This post is on moving our COM (centre of mass) during training and assessment.

During sport and many functional activities such as walking we are constantly moving our COM. Walking is about controlling the change in position of our COM that comes about from the bodies momentum carrying it forward once it gets moving! Try and throw a ball without shifting you COM from the back to the front. The same is true of throwing a punch or hitting a tennis shot. By transferring our COM we are putting the M (mass) in F=MA, Newtons second law of motion that deals with acceleration and ultimately force production. The more mass we can accelerate the more force we can produce. If we threw with just our arm that mass would be small. By moving our entire COM that mass becomes much larger and so does the force we can generate.

The question is do we use transfer of COM in our training and assessment??? A step beyond that is do we displace our mass in the horizontal e.g forward and back, rather than just in the vertical e.g up and down.

How many traditional gym exercises move COM. Well quite a few. Deadlifts and squats both do in the vertical (up and down). How many in the horizontal (forward and back) erm....not so many!! How many of the movements discussed above use forward and back COM transfer for power...all!!! So when we are training for sport really we should be looking to train COM movement away from just the vertical. Does that mean the clean and press is not going to help us punch harder or throw better??, I think that's exactly what it means! We have to examine the functional crossover of our exercises rather than just apply gym based exercises to any sport or function feeling they will have crossover to generic 'strength'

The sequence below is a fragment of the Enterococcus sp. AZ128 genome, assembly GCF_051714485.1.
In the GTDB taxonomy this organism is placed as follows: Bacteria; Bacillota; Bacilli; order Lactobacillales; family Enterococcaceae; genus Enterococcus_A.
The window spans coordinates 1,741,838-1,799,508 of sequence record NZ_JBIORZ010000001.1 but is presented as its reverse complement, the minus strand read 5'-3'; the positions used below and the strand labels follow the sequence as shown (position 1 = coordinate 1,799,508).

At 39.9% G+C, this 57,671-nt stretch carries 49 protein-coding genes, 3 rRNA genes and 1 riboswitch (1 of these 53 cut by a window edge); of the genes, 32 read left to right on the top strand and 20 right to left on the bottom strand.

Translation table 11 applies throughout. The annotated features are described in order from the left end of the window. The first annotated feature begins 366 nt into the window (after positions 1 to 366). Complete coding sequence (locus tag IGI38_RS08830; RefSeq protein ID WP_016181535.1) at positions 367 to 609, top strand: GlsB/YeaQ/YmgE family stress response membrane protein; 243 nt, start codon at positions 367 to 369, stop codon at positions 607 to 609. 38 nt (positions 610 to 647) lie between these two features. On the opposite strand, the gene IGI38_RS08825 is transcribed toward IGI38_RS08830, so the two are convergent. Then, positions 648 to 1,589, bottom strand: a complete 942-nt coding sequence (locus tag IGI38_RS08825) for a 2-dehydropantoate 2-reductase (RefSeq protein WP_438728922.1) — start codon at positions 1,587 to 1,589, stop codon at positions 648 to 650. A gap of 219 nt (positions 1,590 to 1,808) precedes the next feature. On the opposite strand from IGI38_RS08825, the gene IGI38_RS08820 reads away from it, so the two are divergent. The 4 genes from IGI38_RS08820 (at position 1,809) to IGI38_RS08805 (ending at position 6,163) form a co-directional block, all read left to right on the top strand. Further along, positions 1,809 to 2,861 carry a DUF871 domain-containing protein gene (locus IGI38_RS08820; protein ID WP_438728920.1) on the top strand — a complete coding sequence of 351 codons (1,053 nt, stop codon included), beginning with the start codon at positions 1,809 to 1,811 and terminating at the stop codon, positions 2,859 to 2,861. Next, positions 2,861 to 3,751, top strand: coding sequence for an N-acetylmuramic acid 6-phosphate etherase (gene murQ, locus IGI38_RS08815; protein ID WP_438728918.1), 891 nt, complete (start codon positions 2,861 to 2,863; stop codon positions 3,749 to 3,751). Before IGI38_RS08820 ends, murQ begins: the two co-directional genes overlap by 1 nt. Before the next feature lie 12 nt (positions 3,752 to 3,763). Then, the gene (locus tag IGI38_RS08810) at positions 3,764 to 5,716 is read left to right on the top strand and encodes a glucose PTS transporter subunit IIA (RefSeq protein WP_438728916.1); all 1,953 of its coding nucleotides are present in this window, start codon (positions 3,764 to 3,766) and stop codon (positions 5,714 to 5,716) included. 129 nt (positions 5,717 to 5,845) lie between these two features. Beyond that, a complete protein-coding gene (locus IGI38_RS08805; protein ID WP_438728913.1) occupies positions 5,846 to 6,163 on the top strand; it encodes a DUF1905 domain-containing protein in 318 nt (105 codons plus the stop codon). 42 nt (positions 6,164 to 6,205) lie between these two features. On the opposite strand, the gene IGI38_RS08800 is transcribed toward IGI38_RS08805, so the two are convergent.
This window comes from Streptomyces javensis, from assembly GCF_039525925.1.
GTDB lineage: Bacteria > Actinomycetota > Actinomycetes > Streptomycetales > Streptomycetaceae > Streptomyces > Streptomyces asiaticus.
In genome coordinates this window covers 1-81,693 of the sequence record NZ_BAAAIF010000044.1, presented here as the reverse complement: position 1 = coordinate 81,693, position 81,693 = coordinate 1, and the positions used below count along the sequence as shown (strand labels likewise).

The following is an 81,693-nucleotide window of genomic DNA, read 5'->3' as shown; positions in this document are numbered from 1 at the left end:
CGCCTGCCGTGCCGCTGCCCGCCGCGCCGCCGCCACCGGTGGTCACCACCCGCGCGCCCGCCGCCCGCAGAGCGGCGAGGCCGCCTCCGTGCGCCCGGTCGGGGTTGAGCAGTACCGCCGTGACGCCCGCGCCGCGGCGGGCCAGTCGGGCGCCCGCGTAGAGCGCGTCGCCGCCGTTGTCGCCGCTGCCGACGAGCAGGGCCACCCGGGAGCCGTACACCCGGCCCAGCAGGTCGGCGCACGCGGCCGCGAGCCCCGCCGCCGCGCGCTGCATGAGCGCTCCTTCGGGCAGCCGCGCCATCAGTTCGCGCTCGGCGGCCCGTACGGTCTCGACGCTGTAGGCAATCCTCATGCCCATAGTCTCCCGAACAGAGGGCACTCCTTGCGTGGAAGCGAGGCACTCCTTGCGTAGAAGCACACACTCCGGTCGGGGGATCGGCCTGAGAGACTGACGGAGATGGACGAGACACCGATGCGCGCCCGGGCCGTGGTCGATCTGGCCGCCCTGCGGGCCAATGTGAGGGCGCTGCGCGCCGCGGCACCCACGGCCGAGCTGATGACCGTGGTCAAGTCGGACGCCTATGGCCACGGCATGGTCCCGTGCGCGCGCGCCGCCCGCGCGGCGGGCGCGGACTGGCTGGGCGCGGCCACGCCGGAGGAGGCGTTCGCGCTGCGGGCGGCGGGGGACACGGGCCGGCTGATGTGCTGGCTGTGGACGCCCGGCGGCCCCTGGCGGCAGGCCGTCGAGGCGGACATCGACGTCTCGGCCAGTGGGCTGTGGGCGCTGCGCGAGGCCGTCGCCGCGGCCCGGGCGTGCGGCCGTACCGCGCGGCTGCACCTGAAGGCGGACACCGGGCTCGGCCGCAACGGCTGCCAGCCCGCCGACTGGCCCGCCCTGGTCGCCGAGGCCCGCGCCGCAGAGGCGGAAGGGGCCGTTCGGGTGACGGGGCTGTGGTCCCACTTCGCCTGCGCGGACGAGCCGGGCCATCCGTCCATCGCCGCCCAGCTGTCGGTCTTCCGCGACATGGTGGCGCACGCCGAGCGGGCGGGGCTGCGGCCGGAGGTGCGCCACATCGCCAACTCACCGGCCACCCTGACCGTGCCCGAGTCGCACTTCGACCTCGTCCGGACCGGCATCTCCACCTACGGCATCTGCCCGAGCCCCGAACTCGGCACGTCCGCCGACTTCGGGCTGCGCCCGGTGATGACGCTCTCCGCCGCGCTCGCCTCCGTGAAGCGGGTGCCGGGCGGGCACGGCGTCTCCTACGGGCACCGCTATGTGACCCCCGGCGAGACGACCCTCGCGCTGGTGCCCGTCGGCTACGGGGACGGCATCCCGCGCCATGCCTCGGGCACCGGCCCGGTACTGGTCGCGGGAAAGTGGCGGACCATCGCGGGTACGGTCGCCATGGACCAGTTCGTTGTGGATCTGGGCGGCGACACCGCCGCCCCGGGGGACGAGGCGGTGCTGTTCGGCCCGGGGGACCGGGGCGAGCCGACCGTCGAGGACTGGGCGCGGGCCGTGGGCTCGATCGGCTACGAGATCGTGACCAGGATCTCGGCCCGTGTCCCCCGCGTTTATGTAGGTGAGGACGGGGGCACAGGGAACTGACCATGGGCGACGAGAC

What is described as timing in sport such as when we hit a great shot in cricket or tennis is being able to move our COM at the perfect time in the right direction to impart the most force on the ball!!

Many times during assessment our clients will be able to translate their COM forward effectively on one side but use rotation on the opposite side as they are unable to decelerate the COM transfer in the hip or ankle joint. It is much easier to rotate in the sagittal plane into flexion using gravity and keep the COM central rather than moving the COM forward through translation. A simple test is to see whether a client can lunge forward effectively in the horizontal vector without sinking downwards towards the floor. This would show effective transfer of COM. If we do not look to move COM in assessment we cannot tell if the joints and muscles in question can decelerate our mass and resultant momentum vital to functional success.This deceleration will lead to effective acceleration as we eccentrically load the muscle for concentric force production.

In fact effective horizontal translation in the sagittal plane will increase motion in the transverse plane at the hips and therefore the feet and spine too!

Using 3 dimensional space will force our bodies to shift COM, decelerate and harness momentum for force production. Most traditional exercises keep us rooted to the floor!!

Think outside the box for functional success!!!